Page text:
Tag Archives: consistency

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Career Quick Fix

Career Quick Fix, Shortcuts, or Give Up?

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Fast paced is commonly used to describe the intensity of today’s work environment. Rapid change, accelerated change, and speed are also commonly mentioned. Are you looking for a career quick fix, a shortcut, or else you’ll just give up?

People often talk about change. They talk about the unfairness of life. How things didn’t work out, didn’t go their way, or they how they are being overlooked. I’m not doubtful that these situations occur, but what should you do?

Be Realistic

As a society we seem to have become more convinced if things don’t happen fast, they either aren’t going to happen or they aren’t worth pursuing. They are, a waste of time.

Imagine that you start a new diet today. You eat healthier, cut a few calories, watch out for sugars, carbs, and appropriately balance your meals. Is the scale going to be noticeably different tomorrow? Will the mirror reflect a new you?

The same is true for a fitness program. You go to the gym. Move a few weights around, get on the treadmill, step on the scale and look in the mirror. What’s changed?

Our expectations for a quick fix are often unrealistic. There really aren’t many shortcuts. Should you give up? No, we all know it takes time, consistency, and persistence.

Career Quick Fix

The same is true for your career. It is true for your promotion, true for your new job opportunity, and true for your success at nearly anything.

You’ve been working hard for a couple of years, or ten, or even twenty. Have you grown? What has changed? Can you prove it?

Most career minded individuals can prove it. It is in the continuing education, the advancement here and there, and some metrics or measurements that illustrate growth.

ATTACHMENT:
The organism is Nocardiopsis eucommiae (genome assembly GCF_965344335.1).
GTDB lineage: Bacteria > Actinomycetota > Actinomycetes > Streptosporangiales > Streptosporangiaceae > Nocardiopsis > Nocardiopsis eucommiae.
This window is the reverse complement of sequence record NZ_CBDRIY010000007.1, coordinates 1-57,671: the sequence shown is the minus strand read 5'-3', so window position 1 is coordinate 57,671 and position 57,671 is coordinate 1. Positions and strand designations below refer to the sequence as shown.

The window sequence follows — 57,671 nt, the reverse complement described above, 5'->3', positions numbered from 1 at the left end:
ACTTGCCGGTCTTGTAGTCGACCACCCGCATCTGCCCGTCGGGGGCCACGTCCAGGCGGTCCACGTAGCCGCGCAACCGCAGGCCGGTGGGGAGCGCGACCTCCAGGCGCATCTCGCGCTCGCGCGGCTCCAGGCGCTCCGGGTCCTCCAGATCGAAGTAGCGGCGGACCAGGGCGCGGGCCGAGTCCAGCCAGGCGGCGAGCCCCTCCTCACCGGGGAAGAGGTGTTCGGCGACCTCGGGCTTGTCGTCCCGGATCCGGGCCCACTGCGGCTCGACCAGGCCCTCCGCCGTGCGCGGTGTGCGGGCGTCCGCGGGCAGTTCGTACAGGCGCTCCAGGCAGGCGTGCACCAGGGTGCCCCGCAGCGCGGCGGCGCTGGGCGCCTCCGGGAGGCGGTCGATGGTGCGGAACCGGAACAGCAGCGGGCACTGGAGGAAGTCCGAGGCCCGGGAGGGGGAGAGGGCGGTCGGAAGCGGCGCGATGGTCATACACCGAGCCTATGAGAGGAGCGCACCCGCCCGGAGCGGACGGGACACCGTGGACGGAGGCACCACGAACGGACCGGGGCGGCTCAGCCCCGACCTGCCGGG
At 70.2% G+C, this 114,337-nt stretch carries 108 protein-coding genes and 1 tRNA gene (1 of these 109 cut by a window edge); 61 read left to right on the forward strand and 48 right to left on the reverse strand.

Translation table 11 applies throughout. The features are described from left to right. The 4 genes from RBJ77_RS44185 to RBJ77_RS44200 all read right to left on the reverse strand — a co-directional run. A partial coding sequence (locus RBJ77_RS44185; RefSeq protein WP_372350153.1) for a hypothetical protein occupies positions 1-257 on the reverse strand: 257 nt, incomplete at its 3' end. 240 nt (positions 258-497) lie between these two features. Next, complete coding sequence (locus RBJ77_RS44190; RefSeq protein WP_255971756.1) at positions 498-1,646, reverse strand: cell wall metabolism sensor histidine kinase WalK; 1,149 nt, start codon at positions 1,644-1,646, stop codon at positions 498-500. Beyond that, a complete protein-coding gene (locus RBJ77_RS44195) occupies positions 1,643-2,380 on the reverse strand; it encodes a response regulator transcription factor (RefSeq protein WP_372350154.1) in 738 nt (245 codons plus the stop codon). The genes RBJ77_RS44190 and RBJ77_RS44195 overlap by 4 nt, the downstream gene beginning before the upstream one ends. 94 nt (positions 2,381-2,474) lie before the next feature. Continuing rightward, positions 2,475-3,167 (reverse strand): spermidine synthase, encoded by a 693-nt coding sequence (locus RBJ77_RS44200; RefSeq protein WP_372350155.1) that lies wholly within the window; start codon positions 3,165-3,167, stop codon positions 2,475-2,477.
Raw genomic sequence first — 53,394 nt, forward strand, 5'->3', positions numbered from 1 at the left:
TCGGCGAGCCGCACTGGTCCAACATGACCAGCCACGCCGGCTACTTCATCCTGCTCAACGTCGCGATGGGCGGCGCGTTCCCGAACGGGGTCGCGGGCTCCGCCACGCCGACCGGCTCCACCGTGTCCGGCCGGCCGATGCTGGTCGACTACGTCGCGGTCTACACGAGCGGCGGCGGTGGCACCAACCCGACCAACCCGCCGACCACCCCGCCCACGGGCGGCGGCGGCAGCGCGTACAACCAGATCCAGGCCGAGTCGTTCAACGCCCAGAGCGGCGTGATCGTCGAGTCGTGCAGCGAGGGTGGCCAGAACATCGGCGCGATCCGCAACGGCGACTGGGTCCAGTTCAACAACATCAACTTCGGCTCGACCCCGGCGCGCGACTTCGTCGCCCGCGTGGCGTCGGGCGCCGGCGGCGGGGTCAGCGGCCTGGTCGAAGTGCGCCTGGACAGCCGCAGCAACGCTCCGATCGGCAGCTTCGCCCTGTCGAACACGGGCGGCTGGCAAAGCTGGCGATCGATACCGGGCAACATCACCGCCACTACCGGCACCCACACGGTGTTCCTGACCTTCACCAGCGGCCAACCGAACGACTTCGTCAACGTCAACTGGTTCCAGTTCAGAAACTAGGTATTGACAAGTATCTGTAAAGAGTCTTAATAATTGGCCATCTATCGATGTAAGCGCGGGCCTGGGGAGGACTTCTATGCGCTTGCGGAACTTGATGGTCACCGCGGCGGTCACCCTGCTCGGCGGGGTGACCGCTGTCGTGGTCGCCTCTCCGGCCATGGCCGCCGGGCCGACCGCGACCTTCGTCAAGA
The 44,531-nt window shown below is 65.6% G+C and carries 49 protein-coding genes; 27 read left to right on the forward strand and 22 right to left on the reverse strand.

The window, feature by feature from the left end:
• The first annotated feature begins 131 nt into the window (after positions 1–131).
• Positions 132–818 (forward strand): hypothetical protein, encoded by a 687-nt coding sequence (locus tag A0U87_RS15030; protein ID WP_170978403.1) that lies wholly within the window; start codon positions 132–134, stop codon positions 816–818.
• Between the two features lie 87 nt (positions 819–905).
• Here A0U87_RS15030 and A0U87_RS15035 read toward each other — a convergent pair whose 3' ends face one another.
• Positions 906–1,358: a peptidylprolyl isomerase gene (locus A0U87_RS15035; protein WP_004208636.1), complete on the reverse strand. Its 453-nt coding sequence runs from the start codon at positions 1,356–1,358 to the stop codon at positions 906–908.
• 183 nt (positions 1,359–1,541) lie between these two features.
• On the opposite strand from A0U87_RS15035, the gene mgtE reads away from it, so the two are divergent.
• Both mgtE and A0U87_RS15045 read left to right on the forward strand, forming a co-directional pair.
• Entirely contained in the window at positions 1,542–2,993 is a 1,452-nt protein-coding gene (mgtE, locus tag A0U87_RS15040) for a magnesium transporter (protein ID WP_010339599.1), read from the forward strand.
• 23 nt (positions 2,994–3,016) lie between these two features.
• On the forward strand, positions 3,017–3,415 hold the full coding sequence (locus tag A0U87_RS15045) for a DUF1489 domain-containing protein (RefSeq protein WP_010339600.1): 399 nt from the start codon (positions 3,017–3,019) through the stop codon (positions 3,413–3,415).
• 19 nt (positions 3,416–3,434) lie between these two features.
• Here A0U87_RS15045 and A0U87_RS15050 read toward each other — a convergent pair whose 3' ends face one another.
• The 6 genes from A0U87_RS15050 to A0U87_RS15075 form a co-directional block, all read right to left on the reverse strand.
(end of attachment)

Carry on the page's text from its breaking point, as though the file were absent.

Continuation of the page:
Daily, the quick check in the mirror, doesn’t show much. Yet, something is happening, things are changing, new opportunities (or proof) are popping up.

Don’t give up. It’s a marathon, not a sprint.

-DEG

What happens next is based on expectations, consistency, and persistence. Need a coach? Contact me

Dennis E. Gilbert is a business consultant, speaker (CSPTM), and culture expert. He is a five-time author and the founder of Appreciative Strategies, LLC. His business focuses on positive human performance improvement solutions through Appreciative Strategies®. Reach him through his website at Dennis-Gilbert.com or by calling +1 646.546.5553.

Dennis Gilbert on Google+


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brand consistency

Brand Consistency Should Mean Authenticity

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Choose a consumer of any product or service and you may find what they value the most is brand consistency. Have you been turned off, made a different choice, or selected a new vendor because of a lack of consistency?

Ask yourself this question, “What do buying choices, customer satisfaction, and job promotions have in common?”

In Good Taste

In high school, I had some friends’ who loved the boxed macaroni and cheese. The kind that comes in a small box, complete with macaroni, some powdery or sauce type cheese, and on the side of the box are the cooking directions.

I’m working from memory here. As I recall, you boil some water, add in the macaroni, simmer for a while, and then ultimately mix the concoction together with the cheese and maybe some butter or margarine.

My friends’ mother was the shopper and often bought the bargain boxes of the generic macaroni and cheese. Until one day, she had a coupon for the real stuff, the Kraft brand, Mac & Cheese.

The mother happily prepared the Kraft brand and proudly served it. My friends’, her children, were appalled. They thought it was the worst macaroni and cheese they ever tasted.

It was different.

Brand Consistency

Consistency is not about being like someone else, consistency is about being unique. The important part is that you are unique in the same way each and every time.

There is a pizza shop just a few miles from my home. They always appear to be busy. When you go in the shop there is a sense of urgency and hustle. It is a nice success.

I don’t go there as much as I would if their pizza was consistent. Depending on who makes the pizza, it is different. It’s disappointing.

Authentically Consistent

Is the business or organization you work for consistent? Are the products and services consistent with the brand reputation?

What about your own personal work? The time, emotional labor, and outputs, are they consistent?